Israeli court defuses controversy over PLO offices
Decision postponed until after elections
May 11, 1999
JERUSALEM (CNN) -- Less than a week before the Israeli elections, the nation's highest court defused the potentially explosive issue of closing PLO offices in Jerusalem on Tuesday by ordering the government to show why it failed to reach a compromise agreement.
The high court issued an injunction for one week -- until May 18 -- to allow the government of Israeli Prime Minister Benjamin Netanyahu to respond to an action filed by Israeli peace activists.
The decision means the government cannot act on the closure order before next Monday's general balloting. Opponents of Netanyahu charged that his decision to close three of the offices at Orient House was a political ploy to show his toughness in dealing with the Palestinians.
The court's action headed off a potentially violent confrontation for the immediate future. Left undetermined is what effect Netanyahu's actions have had on his flagging numbers in the polls.
After the government responds, the court has two options: It can agree to hear the case that the government failed to bargain adequately, or it can throw out the case, allowing the government to go ahead with the closing order.
Netanyahu had ordered that the three offices be closed Monday, saying they were carrying out political activities on behalf of the Palestinian Authority, something the PLO has denied.
A flurry of negotiations followed Monday between Israeli Internal Security Minister Avigdor Kahalani and the PLO. Kahalani gave the Palestinians until 7 p.m. local time (noon EDT) to accept an Israeli compromise that would have closed two of the three offices.
The Palestinians, after consultations with Palestinian Authority President Yasser Arafat, rejected that proposal and made a counter offer, according to Jawad Boulous, a PLO attorney. However, that offer was rejected by the Israelis and the order to close the offices was served on Boulous around 10 p.m. (3 p.m. EDT).
The Palestinians had 24 hours to file an appeal, but that was done for them by a group of Isreali peace activists who asked Israel's High Court of Justice to block the order.
Orient House -- where the offices are located -- has been a symbol for Palestinians who want East Jerusalem to be the capital of a Palestinian state. It has acted as a lightening rod for Netanyahu and Israeli right-wing parties who have vowed the Jerusalem will remain the capital of Israel.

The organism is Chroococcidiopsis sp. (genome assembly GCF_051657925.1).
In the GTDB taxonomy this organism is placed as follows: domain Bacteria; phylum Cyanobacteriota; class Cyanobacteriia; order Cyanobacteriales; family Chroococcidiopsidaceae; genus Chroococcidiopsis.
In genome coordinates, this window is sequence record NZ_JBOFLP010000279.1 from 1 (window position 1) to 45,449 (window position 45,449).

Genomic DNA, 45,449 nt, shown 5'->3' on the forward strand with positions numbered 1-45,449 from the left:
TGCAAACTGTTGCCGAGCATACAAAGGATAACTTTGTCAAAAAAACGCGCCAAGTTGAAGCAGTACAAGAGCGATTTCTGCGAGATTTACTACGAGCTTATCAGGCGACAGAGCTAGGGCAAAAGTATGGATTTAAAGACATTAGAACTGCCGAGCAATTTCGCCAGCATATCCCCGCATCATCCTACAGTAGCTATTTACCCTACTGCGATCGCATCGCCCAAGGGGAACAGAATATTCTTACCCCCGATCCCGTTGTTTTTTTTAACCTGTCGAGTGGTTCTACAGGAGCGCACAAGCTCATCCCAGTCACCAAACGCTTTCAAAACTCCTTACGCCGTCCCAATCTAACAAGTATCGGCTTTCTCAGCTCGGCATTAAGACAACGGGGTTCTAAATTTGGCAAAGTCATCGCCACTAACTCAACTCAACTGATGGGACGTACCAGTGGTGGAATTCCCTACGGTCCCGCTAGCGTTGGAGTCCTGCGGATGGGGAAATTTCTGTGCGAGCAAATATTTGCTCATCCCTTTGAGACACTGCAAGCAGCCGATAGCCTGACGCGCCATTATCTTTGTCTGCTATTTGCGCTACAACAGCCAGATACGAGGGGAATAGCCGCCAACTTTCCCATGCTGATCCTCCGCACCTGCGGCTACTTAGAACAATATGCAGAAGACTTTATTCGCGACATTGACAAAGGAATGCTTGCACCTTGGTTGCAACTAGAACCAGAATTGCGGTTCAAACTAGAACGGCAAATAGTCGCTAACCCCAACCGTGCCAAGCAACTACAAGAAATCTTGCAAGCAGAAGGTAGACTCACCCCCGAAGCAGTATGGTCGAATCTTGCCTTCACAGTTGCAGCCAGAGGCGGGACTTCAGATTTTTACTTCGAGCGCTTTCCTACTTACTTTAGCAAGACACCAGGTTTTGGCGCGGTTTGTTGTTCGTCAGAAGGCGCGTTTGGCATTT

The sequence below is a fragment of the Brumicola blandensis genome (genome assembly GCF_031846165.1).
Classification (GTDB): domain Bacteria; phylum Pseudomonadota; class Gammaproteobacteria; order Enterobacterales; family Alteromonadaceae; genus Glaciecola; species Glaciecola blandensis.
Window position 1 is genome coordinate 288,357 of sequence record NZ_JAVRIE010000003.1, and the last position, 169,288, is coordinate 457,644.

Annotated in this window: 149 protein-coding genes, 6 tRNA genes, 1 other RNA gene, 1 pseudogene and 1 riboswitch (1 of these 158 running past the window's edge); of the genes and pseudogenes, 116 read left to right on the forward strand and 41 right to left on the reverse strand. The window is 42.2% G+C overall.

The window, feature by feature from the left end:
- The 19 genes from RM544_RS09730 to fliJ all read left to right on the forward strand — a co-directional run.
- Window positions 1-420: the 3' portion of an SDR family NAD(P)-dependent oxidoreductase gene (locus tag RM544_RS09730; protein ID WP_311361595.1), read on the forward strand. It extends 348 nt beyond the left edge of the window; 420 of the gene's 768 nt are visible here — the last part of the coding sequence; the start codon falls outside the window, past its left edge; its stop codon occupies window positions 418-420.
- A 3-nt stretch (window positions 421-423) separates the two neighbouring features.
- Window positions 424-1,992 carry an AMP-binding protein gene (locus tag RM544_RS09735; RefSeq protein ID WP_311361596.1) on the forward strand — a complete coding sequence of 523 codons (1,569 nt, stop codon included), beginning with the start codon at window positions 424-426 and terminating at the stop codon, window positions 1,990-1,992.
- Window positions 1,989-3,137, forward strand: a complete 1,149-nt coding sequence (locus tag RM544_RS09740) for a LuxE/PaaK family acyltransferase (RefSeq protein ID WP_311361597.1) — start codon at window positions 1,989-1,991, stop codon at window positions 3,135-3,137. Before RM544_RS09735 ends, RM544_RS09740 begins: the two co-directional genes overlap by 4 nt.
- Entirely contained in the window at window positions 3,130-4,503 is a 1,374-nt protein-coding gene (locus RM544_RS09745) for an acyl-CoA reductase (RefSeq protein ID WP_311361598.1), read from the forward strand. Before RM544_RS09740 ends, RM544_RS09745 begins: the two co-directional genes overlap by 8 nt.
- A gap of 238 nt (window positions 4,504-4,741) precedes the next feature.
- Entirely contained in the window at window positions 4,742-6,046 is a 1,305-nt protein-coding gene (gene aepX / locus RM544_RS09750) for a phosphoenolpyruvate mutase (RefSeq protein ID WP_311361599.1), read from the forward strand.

The Palestinians have said they will not allow the Israeli police to come in. They also warned there would be rioting if the offices are closed.
Netanyahu's opponents, as well as the Palestinians, have accused Netanyahu of attempting to provoke a potentially violent confrontation in an attempt to galvanize his flagging support among the right-wing parties that have supported him in the past.
In the latest poll, Ehud Barak, the candidate of the One Israel coalition, was leading Netanyahu 45 percent to 37 percent. Barak has been gaining among Israeli voters who came to Israel from Russia, compromise the largest voting block, and favor a peace with the Palestinians. Netanyahu's coalition is made up of conservative, orthodox, and right-wing parties who oppose the declaration of a Palestinian state.
The poll taken for Israel Channel 2 Television, shows that if Center Party candidate Yitzhak Mordechai and Arab candidate Azmi Bishara were to withdraw from the race, Barak would win outright with 52 percent of the vote to 40 for Netanyahu.
In ordering the offices closed, Netanyahu singled off the office of PLO representative Faisal Husseini who he said was welcoming foreign ambassadors, in effect operating as a foreign office for the Palestine Authority.
Under the Oslo According, the Authority has no official standing in Jerusalem.
The United States had also attempted to persuade the Netanyahu and the Israeli government to go slow and not provoke a crisis over Orient House.
Netanyahu orders PLO offices in Jerusalem closed
Israel's Institutions of Government
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